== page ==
Children of Bill and Jo Weiss continue parents' legacy of giving

October 11, 2018

UNIVERSITY PARK, Pa.—If one were to list the Penn Staters who have extended a helping hand to fellow Nittany Lions through philanthropy, that list would be incomplete without William and Josephine Weiss. Bill, a leading donor, trustee and fundraising volunteer leader who died in 2016 at age 87, and Jo, Bill’s partner in life and philanthropy who carries on Bill’s memory today, have supported more than 216 students in earning Penn State degrees through scholarships.

Bill and Jo Weiss

Jo and Bill Weiss pictured in 1987.

IMAGE: Weiss family

“Bill and Jo recognized that Penn State had changed their lives for the better, and they wanted to provide the same opportunity for young people with limited means,” said Rod Kirsch, who maintained a close relationship with the Weisses throughout his 20-year tenure as Penn State’s vice president (and ultimately senior vice president) for development and alumni relations.

The couple instilled the same commitment to giving back in their three children -- Sue Miller, Dave Weiss and Steve Weiss -- who recently made two gifts through their family’s foundation that will yield a total impact of $4.5 million and further their parents’ legacy of creating opportunity for Penn State students.

Bill and Jo first met as Penn State students in 1948 after Bill glimpsed Jo across a crowded room at a fraternity party, and the couple married soon after they graduated (Jo in 1950 with a degree in arts and letters, and Bill in 1951 with a degree in industrial engineering). A first-generation college student from the small town of Big Run, Pennsylvania, Bill used his degree in industrial engineering as the foundation for a successful career in the telecommunications industry. He rose through the executive ranks at Bell Telephone Company in Pennsylvania, Wisconsin, Indiana and Illinois before becoming chairman and CEO of the Chicago-based Ameritech Corporation.

Despite a demanding professional life, Bill always made time for his alma mater, serving as a lead volunteer for the University’s first modern fundraising campaign, “The Campaign for Penn State” (1984-1990), and as vice chair for the “Grand Destiny” campaign (1997-2003).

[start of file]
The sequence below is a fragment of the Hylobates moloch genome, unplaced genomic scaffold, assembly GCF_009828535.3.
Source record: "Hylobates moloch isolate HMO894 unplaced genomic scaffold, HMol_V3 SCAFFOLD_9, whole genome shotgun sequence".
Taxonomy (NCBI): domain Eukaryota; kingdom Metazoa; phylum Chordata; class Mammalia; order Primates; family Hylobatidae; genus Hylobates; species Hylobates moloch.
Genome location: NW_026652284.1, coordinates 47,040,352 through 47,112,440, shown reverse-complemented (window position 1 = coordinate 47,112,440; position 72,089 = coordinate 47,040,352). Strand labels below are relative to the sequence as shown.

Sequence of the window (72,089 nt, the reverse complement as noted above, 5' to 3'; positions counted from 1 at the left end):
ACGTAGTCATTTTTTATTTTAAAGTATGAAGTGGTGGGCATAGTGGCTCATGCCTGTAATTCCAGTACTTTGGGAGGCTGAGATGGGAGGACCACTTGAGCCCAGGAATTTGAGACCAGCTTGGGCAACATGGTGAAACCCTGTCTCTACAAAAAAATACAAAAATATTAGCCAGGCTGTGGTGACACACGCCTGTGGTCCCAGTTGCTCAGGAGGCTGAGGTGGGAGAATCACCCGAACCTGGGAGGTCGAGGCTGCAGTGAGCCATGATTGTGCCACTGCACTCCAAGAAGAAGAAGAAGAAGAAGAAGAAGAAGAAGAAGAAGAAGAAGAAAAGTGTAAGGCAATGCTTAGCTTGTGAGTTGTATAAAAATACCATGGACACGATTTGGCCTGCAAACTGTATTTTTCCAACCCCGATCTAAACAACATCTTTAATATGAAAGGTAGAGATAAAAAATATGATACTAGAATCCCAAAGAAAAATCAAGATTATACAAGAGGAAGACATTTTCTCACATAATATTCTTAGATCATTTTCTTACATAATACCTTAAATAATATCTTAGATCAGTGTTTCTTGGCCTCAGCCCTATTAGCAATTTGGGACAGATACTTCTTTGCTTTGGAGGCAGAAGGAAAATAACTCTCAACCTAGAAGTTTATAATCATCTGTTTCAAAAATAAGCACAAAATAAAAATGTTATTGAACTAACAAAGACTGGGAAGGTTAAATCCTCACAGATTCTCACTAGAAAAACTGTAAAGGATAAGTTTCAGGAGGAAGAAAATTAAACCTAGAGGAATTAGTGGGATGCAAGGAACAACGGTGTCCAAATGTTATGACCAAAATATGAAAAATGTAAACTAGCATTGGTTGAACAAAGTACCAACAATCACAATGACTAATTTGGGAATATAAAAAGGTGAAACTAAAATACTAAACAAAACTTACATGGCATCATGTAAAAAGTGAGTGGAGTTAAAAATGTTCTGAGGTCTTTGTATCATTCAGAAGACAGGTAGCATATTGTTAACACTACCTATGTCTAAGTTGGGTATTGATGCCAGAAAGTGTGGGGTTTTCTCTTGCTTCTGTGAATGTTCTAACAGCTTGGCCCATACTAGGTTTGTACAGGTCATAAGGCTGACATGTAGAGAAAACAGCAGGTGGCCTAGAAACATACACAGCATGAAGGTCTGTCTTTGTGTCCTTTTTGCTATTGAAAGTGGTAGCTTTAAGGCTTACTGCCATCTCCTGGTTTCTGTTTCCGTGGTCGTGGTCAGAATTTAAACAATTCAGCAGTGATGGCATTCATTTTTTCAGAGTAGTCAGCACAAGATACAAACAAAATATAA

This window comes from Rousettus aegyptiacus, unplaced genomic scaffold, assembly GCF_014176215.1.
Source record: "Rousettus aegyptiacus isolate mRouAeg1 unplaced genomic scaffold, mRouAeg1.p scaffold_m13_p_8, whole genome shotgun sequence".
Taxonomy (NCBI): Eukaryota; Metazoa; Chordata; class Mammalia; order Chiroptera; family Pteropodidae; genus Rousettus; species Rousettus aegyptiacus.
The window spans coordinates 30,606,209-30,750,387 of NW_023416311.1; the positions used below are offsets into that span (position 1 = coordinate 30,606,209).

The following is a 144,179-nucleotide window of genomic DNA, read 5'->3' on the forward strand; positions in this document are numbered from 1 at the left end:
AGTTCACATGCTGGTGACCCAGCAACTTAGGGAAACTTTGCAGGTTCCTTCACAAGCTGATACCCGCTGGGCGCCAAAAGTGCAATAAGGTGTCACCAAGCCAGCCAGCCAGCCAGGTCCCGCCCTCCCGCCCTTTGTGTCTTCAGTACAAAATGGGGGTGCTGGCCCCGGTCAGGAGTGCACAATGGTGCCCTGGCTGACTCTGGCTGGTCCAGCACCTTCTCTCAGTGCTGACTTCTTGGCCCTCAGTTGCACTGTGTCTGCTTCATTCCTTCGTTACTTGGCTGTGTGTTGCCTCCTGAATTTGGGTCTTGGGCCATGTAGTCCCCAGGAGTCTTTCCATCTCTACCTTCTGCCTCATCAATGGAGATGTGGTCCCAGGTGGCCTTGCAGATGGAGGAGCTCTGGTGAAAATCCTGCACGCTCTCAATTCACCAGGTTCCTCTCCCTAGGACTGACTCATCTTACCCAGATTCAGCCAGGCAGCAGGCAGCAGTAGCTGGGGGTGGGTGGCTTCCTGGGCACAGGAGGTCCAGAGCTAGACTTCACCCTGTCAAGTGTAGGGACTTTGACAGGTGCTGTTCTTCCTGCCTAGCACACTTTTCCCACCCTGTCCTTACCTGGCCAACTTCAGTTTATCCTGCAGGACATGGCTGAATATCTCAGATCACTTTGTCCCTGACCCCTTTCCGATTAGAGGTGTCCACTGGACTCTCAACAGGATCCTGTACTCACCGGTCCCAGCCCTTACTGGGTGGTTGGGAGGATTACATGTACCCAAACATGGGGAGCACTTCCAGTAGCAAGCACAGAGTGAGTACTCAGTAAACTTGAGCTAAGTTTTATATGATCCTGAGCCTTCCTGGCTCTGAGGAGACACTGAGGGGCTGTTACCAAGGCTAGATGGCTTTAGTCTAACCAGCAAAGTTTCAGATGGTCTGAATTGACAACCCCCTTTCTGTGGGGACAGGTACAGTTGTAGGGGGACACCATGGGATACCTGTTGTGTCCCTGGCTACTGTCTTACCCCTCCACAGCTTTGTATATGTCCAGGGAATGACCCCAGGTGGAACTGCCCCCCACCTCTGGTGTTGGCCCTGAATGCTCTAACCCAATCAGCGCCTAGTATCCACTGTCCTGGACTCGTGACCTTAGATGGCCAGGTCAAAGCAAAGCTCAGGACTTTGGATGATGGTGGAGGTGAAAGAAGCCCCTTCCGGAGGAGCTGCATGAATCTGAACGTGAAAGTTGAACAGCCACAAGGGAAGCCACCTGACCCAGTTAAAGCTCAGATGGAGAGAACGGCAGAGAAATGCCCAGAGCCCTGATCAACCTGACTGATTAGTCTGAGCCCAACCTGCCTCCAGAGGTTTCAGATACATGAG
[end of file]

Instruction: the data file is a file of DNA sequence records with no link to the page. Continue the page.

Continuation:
“Bill had high standards for himself, his family and the organizations of which he was a part, and he believed that philanthropy was the key to making Penn State a place where excellence thrived,” said Kirsch.

Bill and Jo relished seeing the impact of their own philanthropy, with the crown jewel being the Breakthrough Scholarship Program. Launched in 1995 with significant conceptual input from Bill, the program benefits 24 students annually, half from the College of Engineering and half from the College of the Liberal Arts (Bill and Jo’s respective academic homes), with first preference for first-generation college students. A central purpose of the program is to promote cross-disciplinary exchange by bringing together students from different academic worlds. Provided they continue to meet the program’s academic requirements, scholars receive support for the entirety of their Penn State education. The support amounts to half the cost of in-state tuition, one of the most generous scholarship packages the University offers.

Through the years, Bill and Jo took great pride in seeing the Breakthrough Scholarship Program foster the success of its beneficiaries, whom they referred to as “our kids,” and for whom they frequently traveled from their home in Chicago to meet on campus.

Dana Cliffarelli, a fourth-year student in Penn State’s Integrated Bachelor and Master of Architectural Engineering program, is one of the many Penn State students who has benefited from the Breakthrough Scholarship Program. She said, “The Breakthrough Scholarship Program has enabled me to pursue a five-year major as well as have the amazing opportunity to study abroad in Rome for a summer. Neither of these opportunities would have been possible were it not for this program.”

When Bill and Jo were named the University’s Philanthropists of the Year in 2005, Jo said of the Breakthrough Scholars, "As we've learned about their career aspirations and personal goals, they have become part of our extended family."